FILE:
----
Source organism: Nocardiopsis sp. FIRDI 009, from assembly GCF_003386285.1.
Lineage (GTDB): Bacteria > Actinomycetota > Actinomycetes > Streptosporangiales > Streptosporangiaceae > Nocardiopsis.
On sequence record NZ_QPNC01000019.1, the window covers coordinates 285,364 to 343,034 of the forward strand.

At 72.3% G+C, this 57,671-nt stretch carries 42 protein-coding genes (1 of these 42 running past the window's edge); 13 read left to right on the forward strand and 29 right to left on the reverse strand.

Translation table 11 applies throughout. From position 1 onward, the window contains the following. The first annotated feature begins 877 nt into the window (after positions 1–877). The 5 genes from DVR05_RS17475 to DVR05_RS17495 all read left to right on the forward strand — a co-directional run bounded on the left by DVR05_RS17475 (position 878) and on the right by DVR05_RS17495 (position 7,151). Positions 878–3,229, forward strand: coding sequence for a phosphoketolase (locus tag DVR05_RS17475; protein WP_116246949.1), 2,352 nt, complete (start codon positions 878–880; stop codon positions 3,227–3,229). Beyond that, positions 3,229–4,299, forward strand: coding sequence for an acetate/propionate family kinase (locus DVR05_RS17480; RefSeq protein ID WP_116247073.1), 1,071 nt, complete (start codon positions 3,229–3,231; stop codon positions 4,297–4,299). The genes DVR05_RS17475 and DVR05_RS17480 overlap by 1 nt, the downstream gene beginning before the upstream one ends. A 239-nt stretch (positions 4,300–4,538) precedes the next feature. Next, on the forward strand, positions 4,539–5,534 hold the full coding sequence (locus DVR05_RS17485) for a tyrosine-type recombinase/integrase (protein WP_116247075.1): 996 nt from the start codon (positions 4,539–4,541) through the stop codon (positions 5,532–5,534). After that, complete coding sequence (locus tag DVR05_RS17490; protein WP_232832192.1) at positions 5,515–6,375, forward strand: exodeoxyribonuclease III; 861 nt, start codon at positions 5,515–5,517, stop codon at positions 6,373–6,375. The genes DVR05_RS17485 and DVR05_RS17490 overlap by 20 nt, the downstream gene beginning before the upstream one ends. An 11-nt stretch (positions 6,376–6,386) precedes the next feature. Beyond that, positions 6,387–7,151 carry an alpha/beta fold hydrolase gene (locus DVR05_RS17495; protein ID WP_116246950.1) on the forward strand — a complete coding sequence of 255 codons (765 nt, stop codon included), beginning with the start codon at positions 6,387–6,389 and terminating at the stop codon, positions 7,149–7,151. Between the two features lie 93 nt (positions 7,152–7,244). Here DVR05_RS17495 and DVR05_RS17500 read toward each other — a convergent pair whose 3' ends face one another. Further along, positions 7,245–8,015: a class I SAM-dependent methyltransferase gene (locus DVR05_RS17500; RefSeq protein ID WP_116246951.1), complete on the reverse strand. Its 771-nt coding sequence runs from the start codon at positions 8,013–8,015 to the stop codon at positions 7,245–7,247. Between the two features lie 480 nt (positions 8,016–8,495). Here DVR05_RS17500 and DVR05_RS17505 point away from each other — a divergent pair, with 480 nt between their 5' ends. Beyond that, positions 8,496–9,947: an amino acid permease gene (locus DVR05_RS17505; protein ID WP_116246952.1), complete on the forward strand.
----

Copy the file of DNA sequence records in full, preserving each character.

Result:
Source organism: Nocardiopsis sp. FIRDI 009, from assembly GCF_003386285.1.
Lineage (GTDB): Bacteria > Actinomycetota > Actinomycetes > Streptosporangiales > Streptosporangiaceae > Nocardiopsis.
On sequence record NZ_QPNC01000019.1, the window covers coordinates 285,364 to 343,034 of the forward strand.

At 72.3% G+C, this 57,671-nt stretch carries 42 protein-coding genes (1 of these 42 running past the window's edge); 13 read left to right on the forward strand and 29 right to left on the reverse strand.

Translation table 11 applies throughout. From position 1 onward, the window contains the following. The first annotated feature begins 877 nt into the window (after positions 1–877). The 5 genes from DVR05_RS17475 to DVR05_RS17495 all read left to right on the forward strand — a co-directional run bounded on the left by DVR05_RS17475 (position 878) and on the right by DVR05_RS17495 (position 7,151). Positions 878–3,229, forward strand: coding sequence for a phosphoketolase (locus tag DVR05_RS17475; protein WP_116246949.1), 2,352 nt, complete (start codon positions 878–880; stop codon positions 3,227–3,229). Beyond that, positions 3,229–4,299, forward strand: coding sequence for an acetate/propionate family kinase (locus DVR05_RS17480; RefSeq protein ID WP_116247073.1), 1,071 nt, complete (start codon positions 3,229–3,231; stop codon positions 4,297–4,299). The genes DVR05_RS17475 and DVR05_RS17480 overlap by 1 nt, the downstream gene beginning before the upstream one ends. A 239-nt stretch (positions 4,300–4,538) precedes the next feature. Next, on the forward strand, positions 4,539–5,534 hold the full coding sequence (locus DVR05_RS17485) for a tyrosine-type recombinase/integrase (protein WP_116247075.1): 996 nt from the start codon (positions 4,539–4,541) through the stop codon (positions 5,532–5,534). After that, complete coding sequence (locus tag DVR05_RS17490; protein WP_232832192.1) at positions 5,515–6,375, forward strand: exodeoxyribonuclease III; 861 nt, start codon at positions 5,515–5,517, stop codon at positions 6,373–6,375. The genes DVR05_RS17485 and DVR05_RS17490 overlap by 20 nt, the downstream gene beginning before the upstream one ends. An 11-nt stretch (positions 6,376–6,386) precedes the next feature. Beyond that, positions 6,387–7,151 carry an alpha/beta fold hydrolase gene (locus DVR05_RS17495; protein ID WP_116246950.1) on the forward strand — a complete coding sequence of 255 codons (765 nt, stop codon included), beginning with the start codon at positions 6,387–6,389 and terminating at the stop codon, positions 7,149–7,151. Between the two features lie 93 nt (positions 7,152–7,244). Here DVR05_RS17495 and DVR05_RS17500 read toward each other — a convergent pair whose 3' ends face one another. Further along, positions 7,245–8,015: a class I SAM-dependent methyltransferase gene (locus DVR05_RS17500; RefSeq protein ID WP_116246951.1), complete on the reverse strand. Its 771-nt coding sequence runs from the start codon at positions 8,013–8,015 to the stop codon at positions 7,245–7,247. Between the two features lie 480 nt (positions 8,016–8,495). Here DVR05_RS17500 and DVR05_RS17505 point away from each other — a divergent pair, with 480 nt between their 5' ends. Beyond that, positions 8,496–9,947: an amino acid permease gene (locus DVR05_RS17505; protein ID WP_116246952.1), complete on the forward strand.